The union alleged that Amazon intimidated the Bessemer employees and had a U.S. Postal Service mailbox put in front of the warehouse after voting started so workers would think that Amazon was part of the effort to collect and count ballots, possibly influencing votes, the Post reports. Amazon denied the accusations, and spokesman Ty Rogers said in a statement that the company will appeal if a new election is called. None of Amazon's U.S. warehouse workers are union members.
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As Trump Virus Cases Rise, Vaccinated Turn Their Anger on Selfish Anti-Vaxxers/Republicans

No.897957 ViewReplyLast 50OriginalReport

As coronavirus cases resurge across the country, many inoculated Americans are losing patience with vaccine holdouts who, they say, are neglecting a civic duty or clinging to conspiracy theories and misinformation even as new patients arrive in emergency rooms and the nation renews mask advisories.

The country seemed to be exiting the pandemic; barely a month ago, a sense of celebration was palpable. Now many of the vaccinated fear for their unvaccinated children and worry that they are at risk themselves for breakthrough infections. Rising case rates are upending plans for school and workplace reopenings, and threatening another wave of infections that may overwhelm hospitals in many communities.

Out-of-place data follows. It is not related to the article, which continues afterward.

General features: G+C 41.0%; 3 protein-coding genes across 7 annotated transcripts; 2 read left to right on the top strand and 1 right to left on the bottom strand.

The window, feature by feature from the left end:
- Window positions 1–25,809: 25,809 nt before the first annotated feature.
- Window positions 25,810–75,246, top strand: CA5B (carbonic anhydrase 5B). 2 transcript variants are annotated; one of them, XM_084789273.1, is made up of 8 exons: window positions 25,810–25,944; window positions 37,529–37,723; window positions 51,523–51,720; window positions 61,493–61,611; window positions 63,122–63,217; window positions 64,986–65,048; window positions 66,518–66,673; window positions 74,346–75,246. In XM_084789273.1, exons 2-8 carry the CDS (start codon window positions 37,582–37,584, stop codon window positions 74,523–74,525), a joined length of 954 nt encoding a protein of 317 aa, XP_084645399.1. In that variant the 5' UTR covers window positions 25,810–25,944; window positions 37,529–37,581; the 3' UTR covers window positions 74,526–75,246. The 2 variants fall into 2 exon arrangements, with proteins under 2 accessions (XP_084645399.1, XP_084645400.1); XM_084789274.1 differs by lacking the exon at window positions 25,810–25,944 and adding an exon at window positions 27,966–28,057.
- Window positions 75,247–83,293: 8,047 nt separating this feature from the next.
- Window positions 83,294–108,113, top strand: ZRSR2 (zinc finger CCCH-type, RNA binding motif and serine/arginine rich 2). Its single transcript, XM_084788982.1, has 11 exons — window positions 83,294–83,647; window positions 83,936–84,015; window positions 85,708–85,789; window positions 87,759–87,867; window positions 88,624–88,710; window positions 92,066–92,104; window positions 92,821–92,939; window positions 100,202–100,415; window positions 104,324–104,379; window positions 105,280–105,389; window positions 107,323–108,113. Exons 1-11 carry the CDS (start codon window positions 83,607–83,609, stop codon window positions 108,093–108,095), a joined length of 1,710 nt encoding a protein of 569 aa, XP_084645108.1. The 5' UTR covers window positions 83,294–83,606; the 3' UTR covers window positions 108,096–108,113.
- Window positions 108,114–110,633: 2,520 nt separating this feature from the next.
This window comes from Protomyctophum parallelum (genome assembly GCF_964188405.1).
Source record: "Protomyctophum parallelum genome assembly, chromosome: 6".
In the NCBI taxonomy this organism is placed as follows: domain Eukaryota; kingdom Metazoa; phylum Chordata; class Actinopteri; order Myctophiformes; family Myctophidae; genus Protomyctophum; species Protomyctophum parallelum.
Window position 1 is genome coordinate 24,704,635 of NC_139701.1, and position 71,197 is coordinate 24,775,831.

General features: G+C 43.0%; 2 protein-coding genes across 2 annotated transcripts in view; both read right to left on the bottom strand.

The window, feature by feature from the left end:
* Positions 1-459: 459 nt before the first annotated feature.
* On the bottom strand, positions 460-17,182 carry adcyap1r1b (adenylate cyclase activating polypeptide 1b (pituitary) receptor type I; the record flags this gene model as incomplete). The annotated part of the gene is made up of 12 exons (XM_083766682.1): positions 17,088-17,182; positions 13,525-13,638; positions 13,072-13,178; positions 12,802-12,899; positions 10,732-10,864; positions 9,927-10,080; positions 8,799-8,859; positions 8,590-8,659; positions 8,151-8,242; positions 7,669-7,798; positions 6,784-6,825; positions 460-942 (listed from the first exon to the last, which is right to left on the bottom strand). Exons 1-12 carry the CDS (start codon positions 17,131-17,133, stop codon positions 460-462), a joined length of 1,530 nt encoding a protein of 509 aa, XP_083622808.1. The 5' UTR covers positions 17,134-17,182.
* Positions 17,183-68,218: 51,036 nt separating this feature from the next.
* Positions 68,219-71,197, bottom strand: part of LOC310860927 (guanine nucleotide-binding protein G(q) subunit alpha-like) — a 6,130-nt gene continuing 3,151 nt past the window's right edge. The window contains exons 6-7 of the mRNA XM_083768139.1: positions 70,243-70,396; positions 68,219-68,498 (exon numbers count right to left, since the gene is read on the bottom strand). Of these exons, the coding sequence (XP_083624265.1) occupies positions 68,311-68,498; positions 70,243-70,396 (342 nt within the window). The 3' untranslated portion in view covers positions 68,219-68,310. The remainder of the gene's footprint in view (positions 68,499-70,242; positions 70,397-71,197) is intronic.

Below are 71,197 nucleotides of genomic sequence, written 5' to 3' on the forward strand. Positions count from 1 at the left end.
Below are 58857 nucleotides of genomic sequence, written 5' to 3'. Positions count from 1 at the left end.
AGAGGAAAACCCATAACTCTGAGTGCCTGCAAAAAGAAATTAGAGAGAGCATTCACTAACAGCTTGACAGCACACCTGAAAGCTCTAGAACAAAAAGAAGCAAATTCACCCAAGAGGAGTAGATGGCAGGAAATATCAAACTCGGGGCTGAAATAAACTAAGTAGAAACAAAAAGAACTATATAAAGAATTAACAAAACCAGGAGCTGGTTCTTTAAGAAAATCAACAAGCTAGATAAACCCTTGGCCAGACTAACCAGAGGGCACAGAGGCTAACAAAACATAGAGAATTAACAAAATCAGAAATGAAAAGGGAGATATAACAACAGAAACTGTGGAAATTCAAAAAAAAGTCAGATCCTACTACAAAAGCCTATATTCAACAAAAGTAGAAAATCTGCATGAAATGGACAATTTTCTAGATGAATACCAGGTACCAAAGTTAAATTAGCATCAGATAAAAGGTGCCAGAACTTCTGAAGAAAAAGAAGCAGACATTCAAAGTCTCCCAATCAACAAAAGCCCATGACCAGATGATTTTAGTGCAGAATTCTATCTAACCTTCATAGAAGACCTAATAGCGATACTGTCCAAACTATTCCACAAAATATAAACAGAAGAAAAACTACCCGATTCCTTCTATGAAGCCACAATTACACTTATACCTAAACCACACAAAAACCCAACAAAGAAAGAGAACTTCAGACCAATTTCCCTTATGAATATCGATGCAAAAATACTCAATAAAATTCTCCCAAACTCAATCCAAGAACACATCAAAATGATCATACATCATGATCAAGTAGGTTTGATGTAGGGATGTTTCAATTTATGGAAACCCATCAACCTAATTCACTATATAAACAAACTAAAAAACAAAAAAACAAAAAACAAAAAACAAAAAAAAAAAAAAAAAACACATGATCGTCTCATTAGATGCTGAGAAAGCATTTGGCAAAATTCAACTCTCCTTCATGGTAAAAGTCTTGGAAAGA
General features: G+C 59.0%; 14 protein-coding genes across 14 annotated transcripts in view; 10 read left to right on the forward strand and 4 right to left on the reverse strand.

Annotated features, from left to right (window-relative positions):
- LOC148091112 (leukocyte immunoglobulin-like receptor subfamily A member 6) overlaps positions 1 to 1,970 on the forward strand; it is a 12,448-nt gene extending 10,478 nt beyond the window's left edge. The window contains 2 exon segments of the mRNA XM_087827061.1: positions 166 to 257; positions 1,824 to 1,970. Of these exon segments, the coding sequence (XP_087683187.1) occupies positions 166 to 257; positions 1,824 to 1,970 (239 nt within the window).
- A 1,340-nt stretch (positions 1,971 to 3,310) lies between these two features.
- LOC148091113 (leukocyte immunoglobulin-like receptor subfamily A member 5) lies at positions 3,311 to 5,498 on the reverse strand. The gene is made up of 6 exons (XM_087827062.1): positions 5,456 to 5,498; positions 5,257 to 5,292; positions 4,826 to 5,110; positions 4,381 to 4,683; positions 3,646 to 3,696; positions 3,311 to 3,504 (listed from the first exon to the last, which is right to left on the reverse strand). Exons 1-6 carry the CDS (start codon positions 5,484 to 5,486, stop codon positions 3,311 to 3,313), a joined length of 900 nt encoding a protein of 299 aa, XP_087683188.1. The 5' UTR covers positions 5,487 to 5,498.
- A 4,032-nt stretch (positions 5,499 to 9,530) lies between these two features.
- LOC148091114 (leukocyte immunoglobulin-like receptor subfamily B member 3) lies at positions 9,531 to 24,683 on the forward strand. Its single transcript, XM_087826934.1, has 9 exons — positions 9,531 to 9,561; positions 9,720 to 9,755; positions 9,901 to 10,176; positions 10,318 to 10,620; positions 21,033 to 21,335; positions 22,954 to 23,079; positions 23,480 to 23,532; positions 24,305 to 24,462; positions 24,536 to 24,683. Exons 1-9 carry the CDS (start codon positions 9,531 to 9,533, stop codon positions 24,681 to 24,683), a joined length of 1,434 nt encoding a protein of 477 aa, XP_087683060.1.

“It’s like the sun has come up in the morning and everyone is arguing about it,” said Jim Taylor, 66, a retired civil servant in Baton Rouge, Louisiana, a state in which fewer than half of adults are fully vaccinated.

“The virus is here and it’s killing people, and we have a time-tested way to stop it — and we won’t do it. It’s an outrage.”

The rising sentiment is contributing to support for more coercive measures. Scientists, business leaders and government officials are calling for vaccine mandates — if not by the federal government, then by local jurisdictions, schools, employers and businesses.

“I’ve become angrier as time has gone on,” said Doug Robertson, 39, a teacher who lives outside Portland, Oregon, and has three children too young to be vaccinated, including a toddler with a serious health condition.

“Now there is a vaccine and a light at the end of the tunnel, and some people are choosing not to walk toward it,” he said. “You are making it darker for my family and others like mine by making that choice.”
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Long Covid causes brain damage;tests show ‘substantial’ drop in intelligence

No.901678 ViewReplyOriginalReport
Between January and December last year, scientists conducted the Great British Intelligence Test that examined the IQ of 81,337 people.